What You Should Know About Outsourcing to China

A veteran watcher of India's outsourcing market, researcher Joseph Rottman says that China is worth evaluating for offshore work but he warns labor costs are rising.

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Let’s talk about some of those concerns for U.S.-based IT leaders looking at China as an outsourcing destination, like English language skills.

Rottman: English proficiency is the elephant in the living room. It’s a gigantic hurdle for Chinese development firms who want to go after the U.S. and English-speaking market, and you cannot underestimate how difficult that is going to be for them to solve this problem. To give you an example, the brochures for these conferences that were targeting U.S.-based multinationals were riddled with poor translations.

The government is going after this problem full force. English is required in universities. Corporations like Neusoft have a lot of English courses. A great example is Oracle. They have a game the general manager of the captive center put in place. If a manager catches an employee speaking Chinese, he can fine them one Yuan. But if an employee catches a manager, he can fine him 10 Yuan. It’s a fun game and people try to trick each other. And all the fines go into a kitty for parties. The GM says the only way to get better is to speak English all day, every day. It seemed to be paying off. The IT professionals in China view English proficiency as critical piece of their advancement. [But overcoming the language challenge] is still several years away.... I was surprised by how bad the English proficiency was. Many of the conference sessions I went to feature speakers speaking Chinese with English translation, and the English was incoherent. You couldn’t take any content away from some of the sessions. So you can imagine how the requirements definition phase would be going from English to Chinese to code.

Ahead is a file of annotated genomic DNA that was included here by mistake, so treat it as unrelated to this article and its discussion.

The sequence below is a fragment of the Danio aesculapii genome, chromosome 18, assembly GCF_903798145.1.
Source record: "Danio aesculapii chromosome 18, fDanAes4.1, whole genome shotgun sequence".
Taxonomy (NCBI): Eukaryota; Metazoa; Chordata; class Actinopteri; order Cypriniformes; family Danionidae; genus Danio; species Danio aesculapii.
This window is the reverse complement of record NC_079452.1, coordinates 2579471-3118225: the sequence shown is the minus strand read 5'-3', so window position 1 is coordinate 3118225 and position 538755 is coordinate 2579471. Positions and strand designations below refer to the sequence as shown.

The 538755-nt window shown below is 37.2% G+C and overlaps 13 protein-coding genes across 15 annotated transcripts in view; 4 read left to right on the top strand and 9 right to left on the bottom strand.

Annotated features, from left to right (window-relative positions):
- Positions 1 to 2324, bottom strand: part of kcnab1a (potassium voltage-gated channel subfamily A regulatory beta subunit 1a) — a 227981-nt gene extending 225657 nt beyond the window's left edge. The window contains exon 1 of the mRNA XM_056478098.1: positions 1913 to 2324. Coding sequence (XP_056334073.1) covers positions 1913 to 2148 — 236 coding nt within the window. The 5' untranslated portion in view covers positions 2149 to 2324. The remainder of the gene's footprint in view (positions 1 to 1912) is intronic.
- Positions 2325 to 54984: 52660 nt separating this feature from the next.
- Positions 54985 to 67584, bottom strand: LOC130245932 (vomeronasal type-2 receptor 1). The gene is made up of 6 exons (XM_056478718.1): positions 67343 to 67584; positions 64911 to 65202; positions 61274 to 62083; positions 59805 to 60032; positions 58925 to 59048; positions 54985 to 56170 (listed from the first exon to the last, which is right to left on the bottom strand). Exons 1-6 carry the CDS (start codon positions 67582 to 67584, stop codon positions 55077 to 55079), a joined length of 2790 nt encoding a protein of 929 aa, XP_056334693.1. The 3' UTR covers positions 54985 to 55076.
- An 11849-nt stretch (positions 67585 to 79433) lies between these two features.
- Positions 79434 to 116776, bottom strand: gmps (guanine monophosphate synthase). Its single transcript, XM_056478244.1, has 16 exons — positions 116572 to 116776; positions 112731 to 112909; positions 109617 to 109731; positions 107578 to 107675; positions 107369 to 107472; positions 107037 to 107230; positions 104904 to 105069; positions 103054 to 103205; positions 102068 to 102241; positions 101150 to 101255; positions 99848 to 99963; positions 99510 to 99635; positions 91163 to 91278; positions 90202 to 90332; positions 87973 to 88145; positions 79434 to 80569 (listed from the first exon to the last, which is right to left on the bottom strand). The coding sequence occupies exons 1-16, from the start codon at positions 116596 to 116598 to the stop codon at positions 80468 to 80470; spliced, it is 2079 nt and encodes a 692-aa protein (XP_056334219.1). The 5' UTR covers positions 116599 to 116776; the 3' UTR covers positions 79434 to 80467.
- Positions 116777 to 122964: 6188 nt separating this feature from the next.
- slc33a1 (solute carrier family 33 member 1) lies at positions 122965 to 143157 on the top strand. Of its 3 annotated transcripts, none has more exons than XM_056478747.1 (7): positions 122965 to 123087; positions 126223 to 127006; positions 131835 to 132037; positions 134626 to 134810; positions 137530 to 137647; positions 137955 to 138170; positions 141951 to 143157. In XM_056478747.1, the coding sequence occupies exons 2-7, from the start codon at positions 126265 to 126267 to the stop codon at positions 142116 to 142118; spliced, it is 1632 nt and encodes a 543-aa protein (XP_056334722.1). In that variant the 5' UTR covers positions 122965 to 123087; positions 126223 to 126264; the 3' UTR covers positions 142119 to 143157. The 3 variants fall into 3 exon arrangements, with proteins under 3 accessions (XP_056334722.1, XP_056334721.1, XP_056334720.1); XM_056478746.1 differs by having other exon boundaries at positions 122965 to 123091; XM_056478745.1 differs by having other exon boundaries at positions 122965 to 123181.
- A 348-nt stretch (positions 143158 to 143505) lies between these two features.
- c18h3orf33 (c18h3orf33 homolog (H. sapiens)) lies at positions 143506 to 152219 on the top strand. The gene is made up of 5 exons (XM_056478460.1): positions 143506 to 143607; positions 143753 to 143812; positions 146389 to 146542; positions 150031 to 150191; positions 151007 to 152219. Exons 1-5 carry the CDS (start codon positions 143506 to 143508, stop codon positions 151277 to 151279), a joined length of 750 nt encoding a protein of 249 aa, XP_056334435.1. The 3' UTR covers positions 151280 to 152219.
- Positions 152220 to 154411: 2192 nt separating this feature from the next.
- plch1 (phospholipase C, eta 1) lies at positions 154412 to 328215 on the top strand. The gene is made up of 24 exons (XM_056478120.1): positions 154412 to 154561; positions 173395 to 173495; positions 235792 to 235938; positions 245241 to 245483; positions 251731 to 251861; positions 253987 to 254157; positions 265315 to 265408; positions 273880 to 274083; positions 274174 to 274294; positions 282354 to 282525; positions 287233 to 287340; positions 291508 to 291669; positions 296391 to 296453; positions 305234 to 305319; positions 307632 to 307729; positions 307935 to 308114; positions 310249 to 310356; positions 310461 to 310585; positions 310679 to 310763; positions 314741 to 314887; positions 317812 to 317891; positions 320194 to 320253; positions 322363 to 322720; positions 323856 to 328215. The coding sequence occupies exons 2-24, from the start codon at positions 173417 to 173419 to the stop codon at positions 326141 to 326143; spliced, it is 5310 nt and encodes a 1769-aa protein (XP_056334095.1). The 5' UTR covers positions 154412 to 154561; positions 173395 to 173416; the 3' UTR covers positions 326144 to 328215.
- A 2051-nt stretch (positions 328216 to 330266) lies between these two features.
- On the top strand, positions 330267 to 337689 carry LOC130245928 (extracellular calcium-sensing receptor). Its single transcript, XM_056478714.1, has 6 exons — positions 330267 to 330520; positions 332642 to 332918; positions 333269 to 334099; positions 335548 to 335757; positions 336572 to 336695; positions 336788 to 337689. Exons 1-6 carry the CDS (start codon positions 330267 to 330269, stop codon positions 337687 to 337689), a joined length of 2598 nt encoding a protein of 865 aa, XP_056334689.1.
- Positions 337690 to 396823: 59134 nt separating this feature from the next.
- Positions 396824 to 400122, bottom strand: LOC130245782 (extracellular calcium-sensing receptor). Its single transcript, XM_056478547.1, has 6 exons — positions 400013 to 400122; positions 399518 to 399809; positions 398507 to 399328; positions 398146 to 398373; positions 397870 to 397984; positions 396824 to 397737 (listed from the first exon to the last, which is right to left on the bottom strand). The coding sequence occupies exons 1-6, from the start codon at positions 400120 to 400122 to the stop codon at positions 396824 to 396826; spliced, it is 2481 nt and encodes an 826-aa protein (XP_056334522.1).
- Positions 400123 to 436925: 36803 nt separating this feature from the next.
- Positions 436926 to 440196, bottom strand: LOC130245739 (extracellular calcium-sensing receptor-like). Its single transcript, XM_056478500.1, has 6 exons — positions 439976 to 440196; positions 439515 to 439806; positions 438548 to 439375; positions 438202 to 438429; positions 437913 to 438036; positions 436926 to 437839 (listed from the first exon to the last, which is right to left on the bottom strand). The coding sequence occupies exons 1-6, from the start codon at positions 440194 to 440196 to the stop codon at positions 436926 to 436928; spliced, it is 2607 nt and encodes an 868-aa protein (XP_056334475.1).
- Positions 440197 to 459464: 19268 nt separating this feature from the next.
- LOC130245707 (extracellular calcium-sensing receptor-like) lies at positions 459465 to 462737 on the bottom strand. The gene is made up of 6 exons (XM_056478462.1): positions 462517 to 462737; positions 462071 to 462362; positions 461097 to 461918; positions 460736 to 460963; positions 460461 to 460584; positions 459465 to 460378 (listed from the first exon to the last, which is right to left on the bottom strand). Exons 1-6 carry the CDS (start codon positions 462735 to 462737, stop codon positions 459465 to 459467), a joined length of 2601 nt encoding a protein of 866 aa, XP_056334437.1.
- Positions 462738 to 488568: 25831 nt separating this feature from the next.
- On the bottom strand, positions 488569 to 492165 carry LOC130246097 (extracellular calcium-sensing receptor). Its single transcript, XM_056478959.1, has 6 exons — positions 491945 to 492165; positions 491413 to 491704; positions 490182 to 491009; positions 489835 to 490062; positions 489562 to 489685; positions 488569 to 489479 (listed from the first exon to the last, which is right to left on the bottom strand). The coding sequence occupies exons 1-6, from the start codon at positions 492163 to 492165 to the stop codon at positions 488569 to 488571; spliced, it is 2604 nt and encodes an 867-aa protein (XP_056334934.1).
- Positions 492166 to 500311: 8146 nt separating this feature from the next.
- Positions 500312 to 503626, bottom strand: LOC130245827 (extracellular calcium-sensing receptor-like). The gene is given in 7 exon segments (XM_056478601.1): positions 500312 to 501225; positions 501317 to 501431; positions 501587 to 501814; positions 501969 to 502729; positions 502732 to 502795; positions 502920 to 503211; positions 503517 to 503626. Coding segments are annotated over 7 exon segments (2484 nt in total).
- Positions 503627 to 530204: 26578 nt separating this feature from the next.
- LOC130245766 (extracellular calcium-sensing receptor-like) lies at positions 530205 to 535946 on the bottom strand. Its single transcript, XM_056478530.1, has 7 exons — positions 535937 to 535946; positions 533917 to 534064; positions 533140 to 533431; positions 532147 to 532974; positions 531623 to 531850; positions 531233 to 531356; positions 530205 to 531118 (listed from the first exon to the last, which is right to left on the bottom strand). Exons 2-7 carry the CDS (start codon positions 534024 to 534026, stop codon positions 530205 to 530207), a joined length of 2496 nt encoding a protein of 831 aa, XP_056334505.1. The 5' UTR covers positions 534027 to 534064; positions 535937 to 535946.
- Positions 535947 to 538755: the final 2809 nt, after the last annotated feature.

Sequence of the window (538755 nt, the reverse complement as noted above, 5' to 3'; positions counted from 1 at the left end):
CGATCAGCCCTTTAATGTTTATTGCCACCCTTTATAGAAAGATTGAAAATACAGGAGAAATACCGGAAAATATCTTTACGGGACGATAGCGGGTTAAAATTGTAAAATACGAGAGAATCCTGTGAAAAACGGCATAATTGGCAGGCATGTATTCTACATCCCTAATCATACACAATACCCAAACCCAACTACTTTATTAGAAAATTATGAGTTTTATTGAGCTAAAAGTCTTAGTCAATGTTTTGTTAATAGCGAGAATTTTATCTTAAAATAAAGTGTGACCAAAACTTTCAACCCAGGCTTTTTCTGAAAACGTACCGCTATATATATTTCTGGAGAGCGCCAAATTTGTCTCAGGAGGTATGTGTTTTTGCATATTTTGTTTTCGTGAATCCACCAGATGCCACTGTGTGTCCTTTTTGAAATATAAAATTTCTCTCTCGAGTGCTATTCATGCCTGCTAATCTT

How long before they start to overcome the language issue?

Rottman: It’s still several years away.

But, you know, what they’re really lacking is a NASSCOM [National Association of Software and Service Companies, India’s IT industry trade organization]. China has so many small players, but no forward-looking, outward-facing organization to coordinate things. It would be great to have a Chinese version of NASSCOM in place to help with marketing and act as a single clearinghouse of data on the market.

Next: The Chinese government's role in industry

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